The scene that lay in front of the police officials that found the 20 bodies brutally murdered by the caretaker of the Ali Muhammad Gujjar Shrine shrine in Sargodha was gruesome and belies understanding and belief.

The custodian, Abdul Waheed, and two accomplices have been arrested for intoxicating and murdering 20 devotees and injuring four others with batons and knives. The motive for the slaughter was unclear but some officials have said that the chief suspect had mental health problems and had used violence on followers before. Yet, it does not explain why he was aided in this massacre, and what the motives of his accomplices were. Additionally, reports suggest, that in this case, the shrine was built on private land and was not registered with the government. There is also speculation over the seat of the shrine being disputed.

Waheed used to meet devotees once or twice a month and used violence to “heal” them. His treatment of choice was to beat them. The fact is that people went to him voluntarily, and this could have just been one time that he took his warped notion of spiritual healing too far.

Pakistan is home to Sufism and spiritual Islam. The practice of Sufism is peaceful, and aims to build generosity, kindness and internal calm. Yet, it is open to abuse. Visiting shrines and offering alms to the poor and cash to the custodians is a popular practice believed to help get ones prayers answered. But often, the payment to the custodian can be of an extortive nature.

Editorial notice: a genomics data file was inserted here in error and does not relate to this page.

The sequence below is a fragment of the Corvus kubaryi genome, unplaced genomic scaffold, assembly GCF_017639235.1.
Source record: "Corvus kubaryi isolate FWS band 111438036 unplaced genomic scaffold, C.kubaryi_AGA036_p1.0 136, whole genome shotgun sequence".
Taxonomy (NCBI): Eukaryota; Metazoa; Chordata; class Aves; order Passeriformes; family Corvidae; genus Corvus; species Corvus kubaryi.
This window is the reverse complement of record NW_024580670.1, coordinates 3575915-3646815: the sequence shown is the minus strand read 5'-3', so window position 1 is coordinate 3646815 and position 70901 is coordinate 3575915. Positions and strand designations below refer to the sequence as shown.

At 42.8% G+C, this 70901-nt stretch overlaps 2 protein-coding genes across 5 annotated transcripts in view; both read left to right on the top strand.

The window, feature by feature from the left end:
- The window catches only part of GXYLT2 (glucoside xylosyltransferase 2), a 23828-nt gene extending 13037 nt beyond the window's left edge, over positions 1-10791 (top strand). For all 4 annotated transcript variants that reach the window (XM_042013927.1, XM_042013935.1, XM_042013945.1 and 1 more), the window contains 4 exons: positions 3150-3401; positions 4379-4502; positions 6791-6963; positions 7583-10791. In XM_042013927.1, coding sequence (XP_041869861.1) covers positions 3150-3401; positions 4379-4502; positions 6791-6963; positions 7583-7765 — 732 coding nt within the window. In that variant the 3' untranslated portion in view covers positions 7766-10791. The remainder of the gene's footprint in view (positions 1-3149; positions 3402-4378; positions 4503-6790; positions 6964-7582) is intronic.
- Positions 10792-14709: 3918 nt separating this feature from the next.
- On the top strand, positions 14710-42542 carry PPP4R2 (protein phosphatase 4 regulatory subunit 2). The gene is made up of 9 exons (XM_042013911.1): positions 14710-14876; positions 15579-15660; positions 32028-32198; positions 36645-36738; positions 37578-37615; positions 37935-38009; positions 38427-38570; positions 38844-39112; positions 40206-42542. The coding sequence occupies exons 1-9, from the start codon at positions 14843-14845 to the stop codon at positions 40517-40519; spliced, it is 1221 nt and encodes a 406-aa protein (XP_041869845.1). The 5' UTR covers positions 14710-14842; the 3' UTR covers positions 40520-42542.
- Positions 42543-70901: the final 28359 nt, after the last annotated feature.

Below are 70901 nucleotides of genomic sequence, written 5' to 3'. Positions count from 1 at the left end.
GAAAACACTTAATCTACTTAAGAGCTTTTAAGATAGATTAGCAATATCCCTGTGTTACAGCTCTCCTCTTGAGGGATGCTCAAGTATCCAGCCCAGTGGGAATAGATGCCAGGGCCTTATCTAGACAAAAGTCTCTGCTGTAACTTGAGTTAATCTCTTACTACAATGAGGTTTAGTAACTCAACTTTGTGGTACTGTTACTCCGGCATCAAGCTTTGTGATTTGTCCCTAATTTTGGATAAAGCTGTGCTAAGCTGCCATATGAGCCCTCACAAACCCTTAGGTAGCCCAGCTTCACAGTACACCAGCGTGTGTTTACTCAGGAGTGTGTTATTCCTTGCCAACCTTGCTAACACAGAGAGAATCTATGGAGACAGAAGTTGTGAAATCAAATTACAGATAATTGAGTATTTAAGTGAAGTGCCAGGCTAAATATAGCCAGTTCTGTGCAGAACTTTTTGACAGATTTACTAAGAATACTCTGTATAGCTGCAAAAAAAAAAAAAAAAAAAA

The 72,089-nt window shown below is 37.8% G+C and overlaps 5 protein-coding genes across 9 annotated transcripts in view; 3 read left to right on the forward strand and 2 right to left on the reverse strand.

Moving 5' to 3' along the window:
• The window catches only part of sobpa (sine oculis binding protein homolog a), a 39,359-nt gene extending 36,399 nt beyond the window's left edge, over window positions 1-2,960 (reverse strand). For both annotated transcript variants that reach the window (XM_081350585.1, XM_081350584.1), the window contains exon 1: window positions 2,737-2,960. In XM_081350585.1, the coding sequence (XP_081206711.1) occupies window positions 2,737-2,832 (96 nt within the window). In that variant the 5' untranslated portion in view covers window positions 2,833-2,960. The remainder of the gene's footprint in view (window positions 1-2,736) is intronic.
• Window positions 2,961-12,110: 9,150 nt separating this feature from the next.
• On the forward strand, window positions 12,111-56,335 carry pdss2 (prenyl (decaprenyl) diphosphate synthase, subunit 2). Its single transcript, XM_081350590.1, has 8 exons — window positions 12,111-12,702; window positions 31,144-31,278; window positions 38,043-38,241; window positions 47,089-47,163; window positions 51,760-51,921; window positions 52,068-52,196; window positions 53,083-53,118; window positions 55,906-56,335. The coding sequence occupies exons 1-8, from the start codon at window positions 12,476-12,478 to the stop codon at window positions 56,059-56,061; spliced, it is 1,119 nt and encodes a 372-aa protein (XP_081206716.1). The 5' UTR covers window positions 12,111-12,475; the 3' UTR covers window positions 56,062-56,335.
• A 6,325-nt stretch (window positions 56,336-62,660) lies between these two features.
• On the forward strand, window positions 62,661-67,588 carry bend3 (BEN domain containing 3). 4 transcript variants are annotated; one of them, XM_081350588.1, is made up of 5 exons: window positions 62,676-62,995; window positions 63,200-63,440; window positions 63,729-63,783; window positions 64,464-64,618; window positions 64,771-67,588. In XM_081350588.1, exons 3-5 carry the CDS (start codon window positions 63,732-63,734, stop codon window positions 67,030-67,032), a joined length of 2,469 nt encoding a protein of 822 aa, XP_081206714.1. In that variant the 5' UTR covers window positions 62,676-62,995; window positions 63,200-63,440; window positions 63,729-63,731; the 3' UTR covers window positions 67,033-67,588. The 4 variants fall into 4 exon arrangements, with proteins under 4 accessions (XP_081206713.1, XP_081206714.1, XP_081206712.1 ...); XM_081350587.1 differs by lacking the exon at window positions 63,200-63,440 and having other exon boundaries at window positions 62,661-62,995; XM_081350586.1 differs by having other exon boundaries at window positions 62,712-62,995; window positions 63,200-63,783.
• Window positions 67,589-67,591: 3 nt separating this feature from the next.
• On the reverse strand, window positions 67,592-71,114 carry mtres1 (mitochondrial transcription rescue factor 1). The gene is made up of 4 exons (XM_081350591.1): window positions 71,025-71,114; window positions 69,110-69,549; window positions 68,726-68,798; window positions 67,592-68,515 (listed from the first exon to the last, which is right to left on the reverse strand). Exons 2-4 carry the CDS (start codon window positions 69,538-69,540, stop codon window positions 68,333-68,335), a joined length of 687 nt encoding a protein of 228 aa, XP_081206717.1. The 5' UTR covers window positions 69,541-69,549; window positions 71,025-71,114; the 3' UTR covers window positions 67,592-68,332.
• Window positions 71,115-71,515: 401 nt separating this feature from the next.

If we have to protect our local culture, as a means to bring our communities together, if we have to sustain shrines as places of prayer and meditation, such “faith healers” and their prescriptions must be rejected. These men and their misleading dogmas will lead to the destruction of what remains of a peaceful religious culture.

Those who visit shrines have a responsibility too, to think and question these custodians and soothsayers. People dying of physical harm in exorcisms, or getting sick when given concoctions that are medically unsound, is nothing new in Pakistan, but here we have the same practice going terribly wrong. This is the consequence of belonging to a society that does not question anything that comes out of the mouth of a religious figure. The absence of local facilities like hospitals and schools, and the constant presence of poverty and misery, has only made the problem worse.